On the Train with Maiko Bae Yamamoto: A Theatre Review9 min read

22 September, 2009 0 comment

RP: I’m interested in how your company attempts to redefine the theatre experience for the performers and the audience. At the start of your play, you ask your audience to “get ready to really feel something.” What is it about the traditional performance experience that is limiting?

MBY: I went to a show last night and it was a fine show, but I felt like I could’ve been doing Sudoku for half of the time. There are some really good “traditional pieces” that audiences emotionally connect with; however, there’s also a lot of mainstream theatre that puts up a fourth wall that separates the performers’ space and the audience’s space.

We’re always trying to break that rule a little bit because we feel it’s important to challenge our audiences, so that they’ll come to us, or maybe, we’ll meet in the middle and share our sense of engagement.

RP: Your poetic use of movement is one of the most engaging parts of Train, although the movement doesn’t necessarily correspond with the text you’re speaking. It’s a unique and very intricate dance. How was this created?

MBY: The idea was to create movement so that the audience engaged, physically, and wanted to come to us. For Train, the choreography was all taken from text from the show. I worked with choreographer-director Sarah Chase, and in her work, she often combines physical scores and storytelling. The idea was to use physical scores throughout the piece so that they began to gain resonance when layered onto different aspects of the show.

Photo credit: Jeff Harrison

RP: Which part of the play’s text inspired the movements?

When we choreographed it, I took a quote from Lafcadio Hearn, “The dead never die utterly,” which we put into different areas of the play. In the late nineteenth century, Hearn went to Japan and wrote a number of books about his experiences living there. He educated the world a great deal about Japan’s culture and customs. The quote made it through many drafts of the play and it became sort of like the play’s thesis.

RP: Did Hearn’s history have relevance to the story that you were telling, or did you use the quote because the words alone kept with Train’s themes?

MBY: I spent a lot of my younger years wanting to use history and folklore as a source. I read a lot of books about history and was inspired by those stories but over the years, I’ve become more interested in how they relate to contemporary existence. Because I’ve been working on this piece for so long, the quote was sort of an important homage to my beginnings. In the end, it’s the heart of the piece and the string to the past.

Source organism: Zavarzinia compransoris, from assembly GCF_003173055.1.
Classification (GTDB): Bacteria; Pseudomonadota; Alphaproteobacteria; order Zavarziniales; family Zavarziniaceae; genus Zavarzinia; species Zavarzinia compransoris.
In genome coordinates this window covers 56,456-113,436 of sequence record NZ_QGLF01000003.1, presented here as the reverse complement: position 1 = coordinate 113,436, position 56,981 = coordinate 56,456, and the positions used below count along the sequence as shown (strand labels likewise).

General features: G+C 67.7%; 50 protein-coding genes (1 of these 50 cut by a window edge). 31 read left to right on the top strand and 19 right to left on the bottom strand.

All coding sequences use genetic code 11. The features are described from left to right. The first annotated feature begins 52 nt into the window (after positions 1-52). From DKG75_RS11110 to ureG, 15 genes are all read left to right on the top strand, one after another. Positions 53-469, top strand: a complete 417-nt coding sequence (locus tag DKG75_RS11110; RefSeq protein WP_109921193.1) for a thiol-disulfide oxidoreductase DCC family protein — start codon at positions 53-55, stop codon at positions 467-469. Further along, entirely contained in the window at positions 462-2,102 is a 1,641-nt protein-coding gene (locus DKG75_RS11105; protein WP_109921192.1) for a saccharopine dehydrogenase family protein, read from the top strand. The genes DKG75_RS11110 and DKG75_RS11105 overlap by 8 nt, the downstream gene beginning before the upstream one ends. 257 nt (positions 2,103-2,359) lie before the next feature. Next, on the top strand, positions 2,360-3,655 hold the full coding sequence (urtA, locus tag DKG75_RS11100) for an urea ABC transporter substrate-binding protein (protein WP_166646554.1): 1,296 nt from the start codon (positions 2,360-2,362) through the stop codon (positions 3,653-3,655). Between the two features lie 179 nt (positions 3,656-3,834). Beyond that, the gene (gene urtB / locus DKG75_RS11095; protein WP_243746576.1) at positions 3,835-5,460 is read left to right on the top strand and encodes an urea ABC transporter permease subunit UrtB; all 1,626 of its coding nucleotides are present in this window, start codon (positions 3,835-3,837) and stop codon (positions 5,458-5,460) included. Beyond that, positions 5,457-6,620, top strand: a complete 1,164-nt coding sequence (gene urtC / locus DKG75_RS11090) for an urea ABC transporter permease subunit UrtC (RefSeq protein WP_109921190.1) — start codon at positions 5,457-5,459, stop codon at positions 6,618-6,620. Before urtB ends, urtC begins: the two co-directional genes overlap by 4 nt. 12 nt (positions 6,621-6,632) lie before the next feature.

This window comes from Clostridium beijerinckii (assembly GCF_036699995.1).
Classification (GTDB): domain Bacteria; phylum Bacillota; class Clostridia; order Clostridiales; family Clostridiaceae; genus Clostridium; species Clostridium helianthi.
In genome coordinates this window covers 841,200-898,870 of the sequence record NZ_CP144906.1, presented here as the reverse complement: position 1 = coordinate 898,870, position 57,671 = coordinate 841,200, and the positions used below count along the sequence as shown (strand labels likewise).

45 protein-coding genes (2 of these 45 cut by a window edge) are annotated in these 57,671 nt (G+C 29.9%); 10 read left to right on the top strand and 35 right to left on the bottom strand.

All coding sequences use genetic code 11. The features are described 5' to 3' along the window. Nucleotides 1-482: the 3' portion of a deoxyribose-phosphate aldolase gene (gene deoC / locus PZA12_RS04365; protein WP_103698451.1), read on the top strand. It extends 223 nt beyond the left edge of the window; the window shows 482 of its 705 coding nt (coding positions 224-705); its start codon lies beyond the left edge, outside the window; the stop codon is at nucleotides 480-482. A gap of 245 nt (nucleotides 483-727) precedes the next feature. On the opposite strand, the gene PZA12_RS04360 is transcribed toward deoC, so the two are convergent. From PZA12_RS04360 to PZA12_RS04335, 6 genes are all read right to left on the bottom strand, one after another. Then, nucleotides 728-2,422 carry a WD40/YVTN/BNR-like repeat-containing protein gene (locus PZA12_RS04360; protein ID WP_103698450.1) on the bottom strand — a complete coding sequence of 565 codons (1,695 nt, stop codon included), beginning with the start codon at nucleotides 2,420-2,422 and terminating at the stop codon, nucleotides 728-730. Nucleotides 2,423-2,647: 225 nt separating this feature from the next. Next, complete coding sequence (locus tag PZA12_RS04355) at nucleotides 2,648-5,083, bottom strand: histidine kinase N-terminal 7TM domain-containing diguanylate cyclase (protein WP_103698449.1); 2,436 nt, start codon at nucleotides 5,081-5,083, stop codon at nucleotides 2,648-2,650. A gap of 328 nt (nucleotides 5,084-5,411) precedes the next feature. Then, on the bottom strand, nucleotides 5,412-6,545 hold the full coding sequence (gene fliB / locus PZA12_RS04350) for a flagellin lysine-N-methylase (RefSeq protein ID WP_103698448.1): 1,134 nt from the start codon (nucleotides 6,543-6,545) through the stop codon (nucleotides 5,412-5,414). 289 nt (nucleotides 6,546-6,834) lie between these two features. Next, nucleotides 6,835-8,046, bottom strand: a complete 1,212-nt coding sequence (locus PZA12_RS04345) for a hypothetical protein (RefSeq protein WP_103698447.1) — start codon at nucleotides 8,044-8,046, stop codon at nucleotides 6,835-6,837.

RP: What did you learn from your most recent run at the Gateway Theatre?

MBY: It was really good playing to an audience that is not familiar with this kind of theatre. Having conversations with the audience after the show, about what they understood and perhaps didn’t, informs how I will perform it the next time. I’ll do a rewrite and a bit of tweaking from the feedback that I received, to clarify the material as to match my intent.

RP: That’s something you’ve formally integrated into your company’s practices. Theatre Replacement defers to the audience in shaping your performances. What was the theatre audience’s role in this piece?

In the early stages, we did readings of the family stories for an audience and they were allowed to ask any question they wanted. From this process, I learned that people felt like these were their own stories, which was really striking to me. That was a great discovery along the way.

I’m glad that early process happened because it really informed the play. All of a sudden, it made me want to write the piece from a contemporary perspective. When we wrote Sexual Practices of the Japanese, we really invested in the culture of the play. But I avoided that because I didn’t want to contextualize for a white audience what they were going to be seeing, or just play to a Japanese audience. It became really important to just speak as a human being, and embrace the universal experience so it resonated for everyone.

After a performance of Train, an old woman from Richmond came up to me and said that she felt the struggle of the woman on the train platform. That was quite beautiful because I knew it struck a chord for her. And I knew that we could transcend the boxes that we are placed in. As an artist, that is quite meaningful to me.

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